Wills aren’t just for the sick or wealthy, if you’ve got a family, a home or investments you definitely should have one – especially if the asset is only owned by you. Your will is your voice after you die and can be drawn up to provide guidance around who gets what and the person in charge of the distribution process.
Dying without a will (intestate) leaves the decision to a judge. Your assets will be distributed by the law of the state where your property is located, regardless of what your wishes were. It could mean that your minor children could be awarded to someone not of your choosing.
If you have minor children, your will should name a guardian for them. If your children are a little older and perhaps living with partners but not married; the court may deem their relationship to be “de facto” and their partner would have claim to your estate, even if they separate. Testamentary trusts can assist with greater levels of protection for de facto and other relationships.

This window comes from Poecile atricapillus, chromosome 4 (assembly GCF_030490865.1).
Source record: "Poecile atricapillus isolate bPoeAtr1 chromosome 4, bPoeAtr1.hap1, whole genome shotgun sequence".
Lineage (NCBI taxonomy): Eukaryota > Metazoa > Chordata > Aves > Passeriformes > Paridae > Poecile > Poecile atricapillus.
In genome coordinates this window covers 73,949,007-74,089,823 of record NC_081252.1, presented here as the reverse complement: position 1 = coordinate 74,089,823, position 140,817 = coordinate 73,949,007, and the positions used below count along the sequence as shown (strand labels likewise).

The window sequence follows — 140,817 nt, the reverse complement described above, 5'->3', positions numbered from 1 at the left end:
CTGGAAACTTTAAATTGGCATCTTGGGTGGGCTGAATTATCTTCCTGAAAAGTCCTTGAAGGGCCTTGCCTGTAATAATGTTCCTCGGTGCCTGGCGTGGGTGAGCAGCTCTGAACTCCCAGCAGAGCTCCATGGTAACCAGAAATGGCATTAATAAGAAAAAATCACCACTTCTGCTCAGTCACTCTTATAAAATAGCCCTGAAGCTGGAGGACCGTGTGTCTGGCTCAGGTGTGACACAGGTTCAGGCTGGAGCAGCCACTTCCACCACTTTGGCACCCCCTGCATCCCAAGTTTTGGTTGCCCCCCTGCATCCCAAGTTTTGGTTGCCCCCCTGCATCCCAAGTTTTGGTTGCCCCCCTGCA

If you have a more complicated estate, you may want to consider a trust which can provide much greater levels of protection, control and tax effectiveness. You should provide your lawyer with clear instructions on how to change the ownerships on your accounts or changing the deed of your assets to reflect your newly created trust. For example, with a testamentary trust you could give your spouse the annual income from an investment property you owned but at the same time ensure the asset ownership passes to your children.
Trusts can also be useful to stagger an individual’s inheritance over time. We all know of or have kids who are not the most responsible when it comes to having large amounts of money in their possession. You could setup your trust to pay various amounts of the inheritance at ages 21, 25 and then 30, or you can tie the release of your assets to particular events, such as marriage, purchasing a house, education or overseas travel.
Having a lawyer draw up a will should generally cost about $500 to $1000. Your “will” should clearly state who gets what’s left to your estate. Accounts with beneficiary designations (Property, Superannuation, Insurance and Investments) are typically distributed (or assigned) prior to “the reading of the will” – so it’s possible that very little could be left to your estate. Nevertheless, dying with a will insures that any leftover assets will be awarded to the person or entity of your choice.
JBS can refer you to an appropriate solicitor who specialises in estate planning matters.